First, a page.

'Bad Vibes' is Luke Haines at times brilliantly jaundiced, hopelessly partisan memoir on his 'career' in music in the 1990s. As has been noted elsewhere, Haines is determinedly outsiderist when it comes to his relations with the Music Business, and in 'Bad Vibes' he casts a bleary bloodshot eye over the Brit Pop circus that is going on around him, and it is entertaining stuff indeed. My main criticism, (and hence the docking of a star), is that it runs out of steam a little in the final thirty pages or so; I guess it's hard to maintain the level of bile and scabrous invective so masterfully manicured earlier on in the tome. Although I doubt very much whether Haines cares a jot whether you like him or not after having read the book, in the end, Haines comes across more as as a misanthropically disappointed individual than as a whingeing has-been that never quite was in the first place. He carefully describes the torturous treadmill of album recording / touring / promoting rigmarole, the often at times dire lot of the support band, bloated egos of some artists, daft decisions and awesome fickleness of fate. He also acknowledges his own failings (although not too often), but it's clear that Haines delights in being against just about everything, and if you read carefully, what he leaves out is the sense of what he is actually 'for'. A great book, with none of the kind of 'needless to say, I had the last laugh' tone of Alan Partridge's autobiography. I was never a fan of Britpop; reading this book reminds me why that was, and still is, the case!
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Format: Paperback
This is a, hate to say it, "must have" buy for all Luke Haines fans. That said, every release by the man has fallen into the category, but this, his first foray into print, is a real treat. It would work for both the devotee and the casual music fan, as a historical, completely biased treatise on that most diabolical of concepts, Britpop.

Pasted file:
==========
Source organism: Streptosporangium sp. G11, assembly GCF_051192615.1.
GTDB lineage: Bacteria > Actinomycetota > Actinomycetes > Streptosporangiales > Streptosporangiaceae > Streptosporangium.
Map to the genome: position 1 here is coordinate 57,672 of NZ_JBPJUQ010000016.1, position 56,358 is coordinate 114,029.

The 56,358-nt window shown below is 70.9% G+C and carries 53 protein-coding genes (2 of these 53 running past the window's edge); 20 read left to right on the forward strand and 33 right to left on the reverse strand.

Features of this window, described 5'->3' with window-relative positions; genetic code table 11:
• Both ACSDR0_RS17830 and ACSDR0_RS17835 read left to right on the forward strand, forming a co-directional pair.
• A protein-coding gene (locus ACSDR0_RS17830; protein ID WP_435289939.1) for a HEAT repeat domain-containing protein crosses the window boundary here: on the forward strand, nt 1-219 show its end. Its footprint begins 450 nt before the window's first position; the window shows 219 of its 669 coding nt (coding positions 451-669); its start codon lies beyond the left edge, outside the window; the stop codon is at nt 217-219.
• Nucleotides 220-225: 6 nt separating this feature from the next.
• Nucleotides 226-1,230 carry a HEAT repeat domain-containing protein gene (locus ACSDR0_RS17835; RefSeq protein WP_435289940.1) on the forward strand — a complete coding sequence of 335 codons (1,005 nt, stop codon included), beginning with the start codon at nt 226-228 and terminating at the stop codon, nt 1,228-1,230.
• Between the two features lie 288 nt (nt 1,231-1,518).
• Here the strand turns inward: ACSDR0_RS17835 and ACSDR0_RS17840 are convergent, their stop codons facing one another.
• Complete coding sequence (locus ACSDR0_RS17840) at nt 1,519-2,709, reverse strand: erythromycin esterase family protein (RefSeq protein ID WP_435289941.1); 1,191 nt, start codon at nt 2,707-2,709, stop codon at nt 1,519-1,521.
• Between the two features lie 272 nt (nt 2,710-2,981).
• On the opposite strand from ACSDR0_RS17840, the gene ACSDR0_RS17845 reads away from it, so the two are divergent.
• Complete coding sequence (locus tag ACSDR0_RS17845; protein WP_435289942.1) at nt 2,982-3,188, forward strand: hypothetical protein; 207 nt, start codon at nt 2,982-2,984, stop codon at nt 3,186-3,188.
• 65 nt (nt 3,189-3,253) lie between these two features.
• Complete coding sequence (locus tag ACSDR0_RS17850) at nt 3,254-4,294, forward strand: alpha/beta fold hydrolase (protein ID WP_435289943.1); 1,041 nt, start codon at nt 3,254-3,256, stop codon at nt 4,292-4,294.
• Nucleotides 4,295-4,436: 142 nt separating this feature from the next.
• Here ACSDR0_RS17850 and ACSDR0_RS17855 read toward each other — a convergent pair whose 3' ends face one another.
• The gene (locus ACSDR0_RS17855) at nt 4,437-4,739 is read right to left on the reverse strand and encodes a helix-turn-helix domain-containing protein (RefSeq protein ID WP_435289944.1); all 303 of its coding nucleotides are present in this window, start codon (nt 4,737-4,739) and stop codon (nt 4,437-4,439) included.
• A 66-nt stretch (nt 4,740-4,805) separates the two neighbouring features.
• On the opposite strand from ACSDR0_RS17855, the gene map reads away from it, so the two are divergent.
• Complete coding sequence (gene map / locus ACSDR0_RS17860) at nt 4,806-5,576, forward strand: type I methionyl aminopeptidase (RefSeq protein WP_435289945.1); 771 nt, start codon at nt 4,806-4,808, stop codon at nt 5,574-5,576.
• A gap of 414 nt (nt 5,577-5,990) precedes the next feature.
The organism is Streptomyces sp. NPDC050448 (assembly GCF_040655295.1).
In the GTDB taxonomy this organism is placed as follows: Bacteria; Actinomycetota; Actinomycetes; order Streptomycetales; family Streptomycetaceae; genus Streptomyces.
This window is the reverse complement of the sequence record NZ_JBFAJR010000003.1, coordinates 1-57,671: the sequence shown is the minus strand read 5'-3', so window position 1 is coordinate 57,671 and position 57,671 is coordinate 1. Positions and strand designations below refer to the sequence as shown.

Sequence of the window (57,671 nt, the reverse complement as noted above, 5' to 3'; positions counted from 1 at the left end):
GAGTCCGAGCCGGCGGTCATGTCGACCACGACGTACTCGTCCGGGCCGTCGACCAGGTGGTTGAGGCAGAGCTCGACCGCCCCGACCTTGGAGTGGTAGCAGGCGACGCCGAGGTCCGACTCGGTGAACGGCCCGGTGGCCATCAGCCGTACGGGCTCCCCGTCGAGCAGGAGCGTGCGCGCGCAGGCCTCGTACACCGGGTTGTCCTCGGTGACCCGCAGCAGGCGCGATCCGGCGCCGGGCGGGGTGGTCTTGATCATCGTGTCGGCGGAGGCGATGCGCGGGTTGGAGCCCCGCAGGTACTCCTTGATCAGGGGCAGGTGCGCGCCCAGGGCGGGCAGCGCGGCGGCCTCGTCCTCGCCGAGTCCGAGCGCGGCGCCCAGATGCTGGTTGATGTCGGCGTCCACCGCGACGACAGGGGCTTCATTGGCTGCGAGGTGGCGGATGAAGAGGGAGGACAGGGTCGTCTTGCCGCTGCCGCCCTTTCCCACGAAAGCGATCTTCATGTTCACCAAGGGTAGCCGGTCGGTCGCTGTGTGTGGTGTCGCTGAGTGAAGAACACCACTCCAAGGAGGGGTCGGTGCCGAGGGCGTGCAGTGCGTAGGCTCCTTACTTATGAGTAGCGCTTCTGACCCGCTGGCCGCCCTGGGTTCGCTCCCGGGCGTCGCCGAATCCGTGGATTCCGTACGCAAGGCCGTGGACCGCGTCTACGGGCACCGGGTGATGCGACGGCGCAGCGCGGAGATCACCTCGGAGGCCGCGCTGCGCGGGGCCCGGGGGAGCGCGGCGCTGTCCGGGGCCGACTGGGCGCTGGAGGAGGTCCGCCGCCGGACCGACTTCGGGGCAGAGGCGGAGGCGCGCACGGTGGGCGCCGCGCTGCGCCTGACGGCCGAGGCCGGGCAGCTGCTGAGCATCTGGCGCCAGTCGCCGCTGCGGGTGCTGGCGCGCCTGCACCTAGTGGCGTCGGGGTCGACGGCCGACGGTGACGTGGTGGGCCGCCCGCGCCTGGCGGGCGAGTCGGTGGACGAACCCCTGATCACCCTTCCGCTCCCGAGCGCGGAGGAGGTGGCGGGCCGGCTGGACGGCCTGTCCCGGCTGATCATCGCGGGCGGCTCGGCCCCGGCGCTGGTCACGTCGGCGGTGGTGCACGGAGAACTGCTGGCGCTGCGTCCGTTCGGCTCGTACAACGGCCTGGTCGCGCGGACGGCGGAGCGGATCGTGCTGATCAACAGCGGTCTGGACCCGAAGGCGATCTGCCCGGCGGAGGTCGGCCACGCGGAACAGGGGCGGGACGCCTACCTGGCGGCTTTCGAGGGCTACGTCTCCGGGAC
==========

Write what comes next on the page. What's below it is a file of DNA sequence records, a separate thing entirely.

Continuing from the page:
The book is disappointing in only one regard, and that is that we know little more about Haines the man than the public persona that he presents in his bitter, beautiful music. It's possible to feel some of his anger, and disappointment at his lack of commercial success, but he never makes it totally clear how he feels. Maybe I'm a little disappointed because last years amazing indie autobiography, Black Postcards by Dean Wareham was so candid that at times it felt intrustive, set an unrealistic benchmark for just how good any autobiography can be. Personally, I'd have liked to have learned a bit more about Haines as a person, and about the life experiences that have made him such a unique talent in music, and the forces and influence, on his person as much as his art, that made him write such brilliantly vitriolic and angry pop music whilst his contemporaries created such dirge and called it Britpop.

As this covers the period 92-97, I'd love to see a follow up. Arguably, Haines best work came after this - his solo efforts, and chart success with Black Box Recorder followed. It would be great to see this chronicled and laid bare.

Overall, a great book, but not as great as it could have been. As an aside, it is interesting to note the influence of his acquaintance David Peace, particularly GB84 on the style of the prose and structure of the book.